In the meantime, the U.S. has continued a major deployment of naval assets in the Caribbean. This is seen as the Trump administration upping the ante in its conflict with the Venezuelan president Nicolás Maduro, even though it is hard to imagine Trump approving military action six months before the election against a bankrupt South American country which presents no threat to anyone.  This would be an effective way to revive Maduro’s fortunes and anti- Yanqui sentiment south of the border, which has been dormant for some years.

On the other side of the world, isolated battles continued to rage in Syria despite several coronavirus-inspired ceasefires. Turkey has been trying to keep the front lines active through her Islamist proxies, despite the ceasefires President Tayyip Erdoğan had reached with both Russia and the United States. Turkey is reported to have over 10 thousand soldiers deployed in northwestern Syria right now. It is likely that Turkish protégés will be instructed to cease attacks on Bashar al-Assad’s government forces, since Erdoğan does not want to jeopardize the newly launched joint Russian-Turkish patrols on the main highway between Aleppo and Idlib. It is unlikely, however, that Turkey will be able to adopt a pragmatic live-and-let-live attitude toward the Kurds across the Euphrates.

In addition to the reaffirmation of the nation-state and the parallel weakening of transnational institutions, it is likely that the epidemic will prompt an accelerated shift of the global power balance in China’s favor, and by extension to the panregion of Asia-Pacific. The corresponding decline of America’s role as the upholder of the “liberal international order” is both likely and welcome. That misnamed order, developed and upheld by the global elites for their own benefit, cannot be saved with the deployment of its current arsenal of financial and political instruments.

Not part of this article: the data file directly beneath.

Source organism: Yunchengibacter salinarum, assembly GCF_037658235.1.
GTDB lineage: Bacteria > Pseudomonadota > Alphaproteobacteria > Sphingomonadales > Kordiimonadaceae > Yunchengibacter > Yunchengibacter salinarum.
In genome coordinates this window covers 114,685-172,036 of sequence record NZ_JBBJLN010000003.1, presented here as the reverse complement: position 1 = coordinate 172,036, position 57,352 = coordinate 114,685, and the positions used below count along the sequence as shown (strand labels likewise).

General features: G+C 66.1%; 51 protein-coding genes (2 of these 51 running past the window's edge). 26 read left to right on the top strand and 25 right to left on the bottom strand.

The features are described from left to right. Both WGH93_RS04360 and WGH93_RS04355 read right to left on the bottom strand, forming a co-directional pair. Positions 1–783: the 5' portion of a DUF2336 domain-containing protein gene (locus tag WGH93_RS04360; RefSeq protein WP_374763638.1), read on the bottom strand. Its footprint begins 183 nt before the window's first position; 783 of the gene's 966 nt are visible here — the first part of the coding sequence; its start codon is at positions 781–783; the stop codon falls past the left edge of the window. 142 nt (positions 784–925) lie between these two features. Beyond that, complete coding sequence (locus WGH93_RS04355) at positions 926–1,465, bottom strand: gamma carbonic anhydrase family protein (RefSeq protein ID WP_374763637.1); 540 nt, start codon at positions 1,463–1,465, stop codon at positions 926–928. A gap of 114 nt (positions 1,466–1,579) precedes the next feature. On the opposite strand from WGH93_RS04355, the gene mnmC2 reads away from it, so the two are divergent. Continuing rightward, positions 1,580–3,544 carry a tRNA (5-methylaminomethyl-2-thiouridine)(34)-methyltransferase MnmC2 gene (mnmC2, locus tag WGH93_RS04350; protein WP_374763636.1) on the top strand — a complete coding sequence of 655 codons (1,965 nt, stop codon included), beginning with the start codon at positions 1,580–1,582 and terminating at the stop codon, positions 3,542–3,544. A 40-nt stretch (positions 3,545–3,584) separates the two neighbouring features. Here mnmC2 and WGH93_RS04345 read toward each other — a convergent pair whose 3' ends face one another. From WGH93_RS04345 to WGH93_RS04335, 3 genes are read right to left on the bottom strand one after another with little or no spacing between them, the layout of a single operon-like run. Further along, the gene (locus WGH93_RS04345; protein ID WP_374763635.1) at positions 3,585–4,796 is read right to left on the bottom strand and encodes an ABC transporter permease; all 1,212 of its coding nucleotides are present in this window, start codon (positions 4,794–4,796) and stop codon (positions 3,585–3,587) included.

In the past two weeks, the most significant pandemic-related news is that China has fully reactivated her economy. She’s back at work, while most of the West remains locked down and stock values are nosediving on both sides of the Atlantic.

It is significant that the Chinese economy shrunk in the first quarter of 2020 for the first time in almost 50 years, but only because the country’s gigantic industrial sector slipped just 1.1 percent in March compared to a year ago. The damage in the EU and North America cannot be estimated at this time, but it is certain to be far greater. Furthermore, since China’s key export markets in Europe and North America suffer from the collapse of aggregate demand, Beijing likely will have to stimulate domestic consumption to keep the revived production going. In the short term, this will not be easy in view of China’s highly leveraged economy, but in the medium- to long-term, greater reliance on domestic consumption is needed regardless of the virus. It would make China’s economy less dependent on exports, better balanced, and more resilient.